I am not going to divide it into definitions and sub genres and I am going to CHEAT. I added some titles that aren’t labelled YAOI but they feature gay romance as central or part of the plot.

1) Avalon Eien no Ai no Shima (Avalon – Island of Eternal Love)(2 volumes) Akai Toreno

Akai Toreno is largely unpopular with western yaoi fans. Her Semes are too beefy, her Ukes too effeminate. She overdoes the angst factor and her sex scenes can be uncomfortably brutal. She also very rooted in the narrative aspect of the story rather than the smut. I confess that everything about her work appeals to me despite and maybe due to its faults. In this case the angst is well placed. A romance between an SS officer and his Jewish butler in Nazi Germany can hardly be a cheerful easy going affair.

This has been swiftly written off by people who never read the manga as fetishist. I fail to see how since Aloise is forced into his position in the SS having the life of his childhood friend (David – a boy from the Jewish serving family in his family’s estate) dangled as a threat before his eyes. He doesn’t spend too much panel time in uniform and is the UKE.

The premise of their affair (and this is quite an intricate relationship and story) is that Aloise feels responsible for the death of David entire family and as a sacrifice he offers himself to nightly humiliating series of brutal sexual encounters in which David takes out his frustrations upon his body.

It is a love-hate relationship, soaking in more angst than the law should permit and when the love finally creeps up gently into their encounters – it jerks the tears and dishes out some melodrama that is probably a lot to swallow for some fans.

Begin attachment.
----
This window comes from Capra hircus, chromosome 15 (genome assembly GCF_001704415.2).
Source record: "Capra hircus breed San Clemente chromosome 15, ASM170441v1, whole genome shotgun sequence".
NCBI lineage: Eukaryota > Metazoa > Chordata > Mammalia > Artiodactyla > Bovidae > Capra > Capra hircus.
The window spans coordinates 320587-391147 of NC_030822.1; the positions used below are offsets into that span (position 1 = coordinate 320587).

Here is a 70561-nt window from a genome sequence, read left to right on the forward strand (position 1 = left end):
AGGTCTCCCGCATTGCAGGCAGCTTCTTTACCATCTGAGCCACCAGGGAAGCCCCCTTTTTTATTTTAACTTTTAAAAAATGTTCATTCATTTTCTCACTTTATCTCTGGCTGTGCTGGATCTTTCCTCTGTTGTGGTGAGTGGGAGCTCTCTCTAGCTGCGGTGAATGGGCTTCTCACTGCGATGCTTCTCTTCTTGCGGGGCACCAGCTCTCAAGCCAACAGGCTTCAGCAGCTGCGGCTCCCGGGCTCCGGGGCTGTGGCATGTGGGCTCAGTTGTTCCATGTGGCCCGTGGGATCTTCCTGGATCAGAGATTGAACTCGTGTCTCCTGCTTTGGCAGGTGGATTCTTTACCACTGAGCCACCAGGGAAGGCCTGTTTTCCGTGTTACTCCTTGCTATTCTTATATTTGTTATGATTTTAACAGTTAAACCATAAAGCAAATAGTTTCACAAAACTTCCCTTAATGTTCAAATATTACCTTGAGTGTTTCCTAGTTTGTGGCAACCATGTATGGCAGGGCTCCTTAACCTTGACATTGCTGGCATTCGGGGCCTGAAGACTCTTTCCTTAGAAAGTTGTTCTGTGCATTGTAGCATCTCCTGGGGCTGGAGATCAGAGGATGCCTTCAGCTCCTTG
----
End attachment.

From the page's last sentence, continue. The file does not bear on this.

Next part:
It is perfect for me. It also hits a personal note. Similar story in my family’s past… without the gay angle XD It wins top spot without contest.

2) Gerrard and Jacques (2 volumes) Fumi Yoshinaga (mention lovers in the night)

This is one that a lot of fans will point to as the hight of historical yaoi. Rightfully so. It is witty, smart, sexy and romantic in all the right places. The art is very different. There is none of the big sparkling eyes, the lush hair and the willowy grace of the majority of yaoi out there. Once you get used to the style, though , it is just as highly detailed and eye-candy as the best. (the image is from LOVERS IN THE NIGHT though… same time period and I liked how you spotted the anachronistic glasses which illustrate the Yaoi Rule of “Historically correct? FEH! It looks good! It goes on the bishie bridge of his nose!”)

At the cusp of the French Revolution Jacques is a sold into prostitution as a child. Gerard, a successful novelist (we later learn he writes Lesbian smut for a living) hires his favors for the night at the brothel were he is forced to work. The child arrogance intrigues him and after he does what a gentleman does with a young boy at a house of disrepute, he buys his freedom… just to see if young Jacques wouldn’t be back whoring soon enough.

Of course he doesn’t. Few years later, teenage Jacques finds employment at Gerrard house, where he finds the novelist bed filled with young male whores and his own loins behaving completely against his will… dragging him in the direction of the same bed.

The story of THIS love affair stretches throughout the turbulent times as Jacques grows from boy to man and the two banter and bicker and have lots of lovely-lovely filthy sex. Laced with humor which just adds to the eroticism of the tale and a typical Fumi Yoshinaga clever dialog – this one is NOT typical to the genre. It is highly recommended and – JOY – available in English.